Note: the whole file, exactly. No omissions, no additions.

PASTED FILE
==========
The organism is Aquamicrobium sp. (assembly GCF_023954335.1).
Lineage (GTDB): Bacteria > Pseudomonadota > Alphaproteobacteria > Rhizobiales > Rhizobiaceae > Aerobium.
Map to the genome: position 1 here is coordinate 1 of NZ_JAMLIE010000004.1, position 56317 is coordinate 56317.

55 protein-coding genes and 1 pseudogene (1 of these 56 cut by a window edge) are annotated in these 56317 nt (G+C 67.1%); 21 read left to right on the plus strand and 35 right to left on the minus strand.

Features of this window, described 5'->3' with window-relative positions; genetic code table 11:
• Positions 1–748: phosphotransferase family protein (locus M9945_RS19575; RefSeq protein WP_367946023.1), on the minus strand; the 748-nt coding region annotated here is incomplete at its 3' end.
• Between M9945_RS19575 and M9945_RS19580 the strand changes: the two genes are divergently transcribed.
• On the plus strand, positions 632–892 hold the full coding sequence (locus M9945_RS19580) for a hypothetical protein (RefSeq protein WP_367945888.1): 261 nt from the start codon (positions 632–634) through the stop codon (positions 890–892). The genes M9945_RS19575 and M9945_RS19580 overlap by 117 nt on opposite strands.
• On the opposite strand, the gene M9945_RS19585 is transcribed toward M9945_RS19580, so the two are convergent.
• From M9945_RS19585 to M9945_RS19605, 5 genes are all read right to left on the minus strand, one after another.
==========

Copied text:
The organism is Aquamicrobium sp. (assembly GCF_023954335.1).
Lineage (GTDB): Bacteria > Pseudomonadota > Alphaproteobacteria > Rhizobiales > Rhizobiaceae > Aerobium.
Map to the genome: position 1 here is coordinate 1 of NZ_JAMLIE010000004.1, position 56317 is coordinate 56317.

55 protein-coding genes and 1 pseudogene (1 of these 56 cut by a window edge) are annotated in these 56317 nt (G+C 67.1%); 21 read left to right on the plus strand and 35 right to left on the minus strand.

Features of this window, described 5'->3' with window-relative positions; genetic code table 11:
• Positions 1–748: phosphotransferase family protein (locus M9945_RS19575; RefSeq protein WP_367946023.1), on the minus strand; the 748-nt coding region annotated here is incomplete at its 3' end.
• Between M9945_RS19575 and M9945_RS19580 the strand changes: the two genes are divergently transcribed.
• On the plus strand, positions 632–892 hold the full coding sequence (locus M9945_RS19580) for a hypothetical protein (RefSeq protein WP_367945888.1): 261 nt from the start codon (positions 632–634) through the stop codon (positions 890–892). The genes M9945_RS19575 and M9945_RS19580 overlap by 117 nt on opposite strands.
• On the opposite strand, the gene M9945_RS19585 is transcribed toward M9945_RS19580, so the two are convergent.
• From M9945_RS19585 to M9945_RS19605, 5 genes are all read right to left on the minus strand, one after another.